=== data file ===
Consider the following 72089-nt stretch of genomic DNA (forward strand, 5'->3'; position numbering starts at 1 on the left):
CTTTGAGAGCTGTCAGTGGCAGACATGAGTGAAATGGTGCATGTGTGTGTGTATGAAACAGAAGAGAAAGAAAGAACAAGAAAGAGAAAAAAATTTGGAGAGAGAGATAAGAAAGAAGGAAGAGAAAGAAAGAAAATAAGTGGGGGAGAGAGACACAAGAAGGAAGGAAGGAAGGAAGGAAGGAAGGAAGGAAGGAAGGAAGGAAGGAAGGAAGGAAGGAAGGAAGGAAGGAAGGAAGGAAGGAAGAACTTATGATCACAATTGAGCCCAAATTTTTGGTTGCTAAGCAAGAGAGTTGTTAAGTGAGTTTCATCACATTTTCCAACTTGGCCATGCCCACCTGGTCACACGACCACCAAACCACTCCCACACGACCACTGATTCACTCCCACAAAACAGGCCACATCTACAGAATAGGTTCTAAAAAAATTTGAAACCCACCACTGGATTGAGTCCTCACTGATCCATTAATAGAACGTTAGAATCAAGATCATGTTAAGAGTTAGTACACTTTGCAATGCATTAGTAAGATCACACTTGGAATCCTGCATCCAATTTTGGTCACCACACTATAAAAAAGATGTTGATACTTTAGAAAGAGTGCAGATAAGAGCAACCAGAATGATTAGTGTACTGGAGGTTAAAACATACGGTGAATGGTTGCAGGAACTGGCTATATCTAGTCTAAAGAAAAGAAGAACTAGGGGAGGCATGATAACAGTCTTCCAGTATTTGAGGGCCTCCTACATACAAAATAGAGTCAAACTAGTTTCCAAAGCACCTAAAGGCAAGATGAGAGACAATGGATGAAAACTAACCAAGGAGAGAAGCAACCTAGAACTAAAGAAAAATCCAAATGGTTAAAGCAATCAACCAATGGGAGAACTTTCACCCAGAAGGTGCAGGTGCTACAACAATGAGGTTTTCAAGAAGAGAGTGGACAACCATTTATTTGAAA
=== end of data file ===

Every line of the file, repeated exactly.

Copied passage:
Consider the following 72089-nt stretch of genomic DNA (forward strand, 5'->3'; position numbering starts at 1 on the left):
CTTTGAGAGCTGTCAGTGGCAGACATGAGTGAAATGGTGCATGTGTGTGTGTATGAAACAGAAGAGAAAGAAAGAACAAGAAAGAGAAAAAAATTTGGAGAGAGAGATAAGAAAGAAGGAAGAGAAAGAAAGAAAATAAGTGGGGGAGAGAGACACAAGAAGGAAGGAAGGAAGGAAGGAAGGAAGGAAGGAAGGAAGGAAGGAAGGAAGGAAGGAAGGAAGGAAGGAAGGAAGGAAGGAAGGAAGAACTTATGATCACAATTGAGCCCAAATTTTTGGTTGCTAAGCAAGAGAGTTGTTAAGTGAGTTTCATCACATTTTCCAACTTGGCCATGCCCACCTGGTCACACGACCACCAAACCACTCCCACACGACCACTGATTCACTCCCACAAAACAGGCCACATCTACAGAATAGGTTCTAAAAAAATTTGAAACCCACCACTGGATTGAGTCCTCACTGATCCATTAATAGAACGTTAGAATCAAGATCATGTTAAGAGTTAGTACACTTTGCAATGCATTAGTAAGATCACACTTGGAATCCTGCATCCAATTTTGGTCACCACACTATAAAAAAGATGTTGATACTTTAGAAAGAGTGCAGATAAGAGCAACCAGAATGATTAGTGTACTGGAGGTTAAAACATACGGTGAATGGTTGCAGGAACTGGCTATATCTAGTCTAAAGAAAAGAAGAACTAGGGGAGGCATGATAACAGTCTTCCAGTATTTGAGGGCCTCCTACATACAAAATAGAGTCAAACTAGTTTCCAAAGCACCTAAAGGCAAGATGAGAGACAATGGATGAAAACTAACCAAGGAGAGAAGCAACCTAGAACTAAAGAAAAATCCAAATGGTTAAAGCAATCAACCAATGGGAGAACTTTCACCCAGAAGGTGCAGGTGCTACAACAATGAGGTTTTCAAGAAGAGAGTGGACAACCATTTATTTGAAA